In addition to November being National Caregiver Month, let us also acknowledge the importance of the National Alzheimer’s Plan. This initiative has played a vital role in advancing research and support for individuals and families dealing with Alzheimer’s and related dementias. However, we cannot afford to let this plan expire. We must ensure its continued existence and strength.

I call upon our new Senator Laphonza Butler and Senator Alex Padilla to take a stand in this critical moment. I urge them to cosponsor the bipartisan NAPA (National Alzheimer’s Project Act) Reauthorization Act (S. 133) to renew and bolster the National Alzheimer’s Plan, ensuring that the needs of those affected by dementia are met, and research into this disease continues to progress.

In closing, if you or someone you know needs information or assistance in caring for a loved one with dementia, please reach out to the Alzheimer’s Association at 800.272.3900. Together, we can provide the support and resources needed for those battling this heart-wrenching disease. Thank you for your attention and let us work collectively to make a difference.

Latrice Phillips Brown

Pittsburg, CA

Op-Ed: CCTA working to keep pedestrians safe

Thursday, October 12th, 2023

By Tim Haile, Executive Director, Contra Costa Transportation Authority

Tim Haile. Photo: CCTA

October marks Pedestrian Safety Month, an ideal time to shed light on pedestrians’ safety challenges while navigating our roads. With California’s diverse landscapes, vibrant cities, and outdoor lifestyle, the state naturally encourages walking and biking, while also facing some alarming statistics regarding pedestrian safety. 

According to preliminary data from the Governor’s Highway Safety Association, California’s pedestrian fatality rate is significantly higher than the national rate coming in at 1.29 per 1000,000. 504 pedestrians were killed in crashes involving vehicles in California in 2022, a nearly 10% increase over 2019.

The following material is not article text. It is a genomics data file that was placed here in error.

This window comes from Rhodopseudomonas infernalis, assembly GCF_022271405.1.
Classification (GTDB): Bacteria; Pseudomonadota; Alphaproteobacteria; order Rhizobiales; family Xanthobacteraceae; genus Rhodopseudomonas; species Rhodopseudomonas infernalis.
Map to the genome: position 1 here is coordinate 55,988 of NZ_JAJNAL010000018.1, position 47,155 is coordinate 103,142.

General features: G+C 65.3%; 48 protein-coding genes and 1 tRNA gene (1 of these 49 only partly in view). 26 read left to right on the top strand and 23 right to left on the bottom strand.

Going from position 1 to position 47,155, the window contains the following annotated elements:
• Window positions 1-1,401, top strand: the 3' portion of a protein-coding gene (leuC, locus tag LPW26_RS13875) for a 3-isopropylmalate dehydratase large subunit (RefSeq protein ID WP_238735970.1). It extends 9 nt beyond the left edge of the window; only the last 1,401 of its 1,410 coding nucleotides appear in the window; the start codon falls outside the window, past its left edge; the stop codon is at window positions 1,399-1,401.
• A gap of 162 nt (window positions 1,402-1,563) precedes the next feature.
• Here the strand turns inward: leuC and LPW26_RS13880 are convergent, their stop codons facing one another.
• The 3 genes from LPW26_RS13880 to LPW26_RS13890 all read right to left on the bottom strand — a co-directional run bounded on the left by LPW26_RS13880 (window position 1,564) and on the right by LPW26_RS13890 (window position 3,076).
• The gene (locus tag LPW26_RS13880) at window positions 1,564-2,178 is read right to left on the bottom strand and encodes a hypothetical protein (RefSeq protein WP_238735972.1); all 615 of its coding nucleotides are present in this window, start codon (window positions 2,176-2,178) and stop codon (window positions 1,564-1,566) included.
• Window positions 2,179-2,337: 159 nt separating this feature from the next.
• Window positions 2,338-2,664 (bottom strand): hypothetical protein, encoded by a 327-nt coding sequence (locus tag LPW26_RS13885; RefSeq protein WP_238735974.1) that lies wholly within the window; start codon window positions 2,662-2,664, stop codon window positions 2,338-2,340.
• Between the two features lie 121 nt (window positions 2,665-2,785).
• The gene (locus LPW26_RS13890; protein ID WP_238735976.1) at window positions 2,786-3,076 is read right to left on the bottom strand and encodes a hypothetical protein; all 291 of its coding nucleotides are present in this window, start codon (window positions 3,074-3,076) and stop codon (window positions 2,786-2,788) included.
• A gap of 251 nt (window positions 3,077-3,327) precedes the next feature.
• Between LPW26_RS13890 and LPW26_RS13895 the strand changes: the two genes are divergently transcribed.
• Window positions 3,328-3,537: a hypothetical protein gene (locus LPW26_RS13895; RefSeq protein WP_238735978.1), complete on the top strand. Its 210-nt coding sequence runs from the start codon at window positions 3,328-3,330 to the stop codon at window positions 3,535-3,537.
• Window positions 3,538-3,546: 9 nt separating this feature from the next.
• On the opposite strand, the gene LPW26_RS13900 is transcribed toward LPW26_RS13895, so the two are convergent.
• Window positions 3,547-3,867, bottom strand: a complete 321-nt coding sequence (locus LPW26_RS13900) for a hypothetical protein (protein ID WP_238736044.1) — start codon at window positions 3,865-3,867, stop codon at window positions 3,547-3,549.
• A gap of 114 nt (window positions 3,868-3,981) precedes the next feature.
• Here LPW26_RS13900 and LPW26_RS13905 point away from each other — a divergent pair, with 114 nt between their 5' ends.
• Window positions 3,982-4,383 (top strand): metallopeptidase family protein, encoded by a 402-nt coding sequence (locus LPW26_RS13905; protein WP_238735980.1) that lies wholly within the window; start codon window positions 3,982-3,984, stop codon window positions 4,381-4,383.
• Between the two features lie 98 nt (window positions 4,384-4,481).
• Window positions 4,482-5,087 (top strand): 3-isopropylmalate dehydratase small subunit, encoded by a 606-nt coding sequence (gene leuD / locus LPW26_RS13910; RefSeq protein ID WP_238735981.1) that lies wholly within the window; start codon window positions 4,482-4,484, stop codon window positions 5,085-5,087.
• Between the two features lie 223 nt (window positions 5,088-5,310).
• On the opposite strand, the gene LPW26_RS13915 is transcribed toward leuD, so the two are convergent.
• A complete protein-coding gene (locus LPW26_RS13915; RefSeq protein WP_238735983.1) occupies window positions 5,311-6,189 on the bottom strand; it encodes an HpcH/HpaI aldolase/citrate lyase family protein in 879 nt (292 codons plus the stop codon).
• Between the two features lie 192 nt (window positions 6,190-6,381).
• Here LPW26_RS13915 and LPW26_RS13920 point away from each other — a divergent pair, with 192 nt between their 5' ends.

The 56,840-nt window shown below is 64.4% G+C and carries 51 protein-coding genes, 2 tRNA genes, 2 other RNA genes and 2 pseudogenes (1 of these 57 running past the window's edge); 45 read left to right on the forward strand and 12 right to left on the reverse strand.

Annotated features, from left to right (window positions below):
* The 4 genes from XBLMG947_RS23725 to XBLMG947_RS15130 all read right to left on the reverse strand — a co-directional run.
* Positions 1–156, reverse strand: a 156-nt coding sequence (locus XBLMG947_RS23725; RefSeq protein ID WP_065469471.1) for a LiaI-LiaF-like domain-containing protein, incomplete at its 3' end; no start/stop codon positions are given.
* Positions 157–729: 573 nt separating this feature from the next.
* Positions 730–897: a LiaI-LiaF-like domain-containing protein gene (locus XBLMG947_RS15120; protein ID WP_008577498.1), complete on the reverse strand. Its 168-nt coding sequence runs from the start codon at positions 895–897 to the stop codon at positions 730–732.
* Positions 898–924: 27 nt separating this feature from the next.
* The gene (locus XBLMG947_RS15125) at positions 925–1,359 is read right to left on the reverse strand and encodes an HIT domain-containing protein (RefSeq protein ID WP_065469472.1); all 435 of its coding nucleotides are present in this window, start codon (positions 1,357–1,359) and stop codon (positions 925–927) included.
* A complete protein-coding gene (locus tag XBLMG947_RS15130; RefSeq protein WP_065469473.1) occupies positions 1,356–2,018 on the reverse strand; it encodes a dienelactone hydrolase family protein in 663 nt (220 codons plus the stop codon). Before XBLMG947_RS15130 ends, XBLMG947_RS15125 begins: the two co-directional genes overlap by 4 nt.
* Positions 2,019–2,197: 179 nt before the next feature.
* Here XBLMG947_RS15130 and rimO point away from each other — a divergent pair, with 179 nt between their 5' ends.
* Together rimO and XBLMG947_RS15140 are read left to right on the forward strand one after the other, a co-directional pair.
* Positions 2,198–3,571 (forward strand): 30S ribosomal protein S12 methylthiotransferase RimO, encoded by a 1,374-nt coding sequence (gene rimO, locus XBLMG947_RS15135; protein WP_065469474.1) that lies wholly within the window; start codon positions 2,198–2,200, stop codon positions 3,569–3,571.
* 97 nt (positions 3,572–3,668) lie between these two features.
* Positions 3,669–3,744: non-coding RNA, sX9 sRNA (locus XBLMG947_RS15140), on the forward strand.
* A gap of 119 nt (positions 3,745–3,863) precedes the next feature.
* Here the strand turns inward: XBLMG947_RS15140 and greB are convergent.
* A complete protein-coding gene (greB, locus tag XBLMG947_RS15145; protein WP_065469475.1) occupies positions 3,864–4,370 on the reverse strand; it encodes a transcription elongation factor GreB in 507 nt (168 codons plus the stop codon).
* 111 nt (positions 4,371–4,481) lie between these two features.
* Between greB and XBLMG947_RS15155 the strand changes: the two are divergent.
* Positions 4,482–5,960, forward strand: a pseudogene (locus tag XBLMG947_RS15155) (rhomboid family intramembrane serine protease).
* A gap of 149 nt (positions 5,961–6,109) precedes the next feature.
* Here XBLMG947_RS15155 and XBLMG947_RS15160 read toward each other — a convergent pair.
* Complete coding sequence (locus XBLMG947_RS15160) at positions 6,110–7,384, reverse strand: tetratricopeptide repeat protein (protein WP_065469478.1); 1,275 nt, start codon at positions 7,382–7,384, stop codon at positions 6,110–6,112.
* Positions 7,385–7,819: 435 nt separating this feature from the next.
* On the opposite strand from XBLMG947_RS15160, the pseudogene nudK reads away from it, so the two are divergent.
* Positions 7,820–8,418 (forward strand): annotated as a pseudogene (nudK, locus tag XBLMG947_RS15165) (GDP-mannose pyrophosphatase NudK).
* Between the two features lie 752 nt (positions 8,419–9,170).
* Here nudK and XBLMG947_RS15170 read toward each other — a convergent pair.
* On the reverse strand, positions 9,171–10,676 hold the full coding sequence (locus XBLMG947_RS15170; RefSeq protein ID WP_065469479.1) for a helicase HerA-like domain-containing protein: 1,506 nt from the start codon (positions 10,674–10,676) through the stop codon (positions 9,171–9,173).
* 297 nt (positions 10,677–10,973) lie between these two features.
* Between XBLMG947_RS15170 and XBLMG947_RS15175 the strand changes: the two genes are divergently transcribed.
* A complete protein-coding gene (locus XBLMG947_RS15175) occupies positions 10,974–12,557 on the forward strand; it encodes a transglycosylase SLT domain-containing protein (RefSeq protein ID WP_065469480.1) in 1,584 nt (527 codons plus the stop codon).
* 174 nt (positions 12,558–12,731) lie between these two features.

As Executive Director of Contra Costa Transportation Authority (CCTA), I find these numbers to be unacceptable. During Pedestrian Safety Month, it’s crucial to recognize the importance of safeguarding our most vulnerable road users: pedestrians. Every day, hundreds of Contra Costa residents walk to work, school, and leisure activities, contributing to our county’s sustainability and quality of life. The first step to making the streets safer for all is through smart transportation systems and plans.

CCTA, in partnership with Contra Costa County, is actively addressing these concerns through the Vision Zero Safety Policy and Implementation Guide. Vision Zero is a comprehensive strategy aimed at eliminating all traffic fatalities and severe injuries while promoting safe, healthy, and equitable mobility for all. Vision Zero has become a guiding principle in our efforts to enhance pedestrian safety. The key to Vision Zero’s success lies in its data-driven approach, which identifies high-risk areas and factors contributing to pedestrian collisions. By analyzing these insights, we can implement targeted interventions that prioritize the safety of our residents.

In our ongoing commitment to pedestrian safety, CCTA is also in the process of developing a Countywide Transportation Safety Action Plan. The plan will identify strategies to eliminate severe injuries and fatalities. It will consider how to improve safety for all people in the County, including people biking, driving, walking, and taking the train or bus, as well as freight transportation. This plan considers the insights and feedback received from our residents, ensuring that it reflects the real-world experiences and concerns of those who use our streets daily. Residents can use the CCTA’s map-based tool to show where safety is a concern for pedestrians, cyclists, motorists or people with disabilities.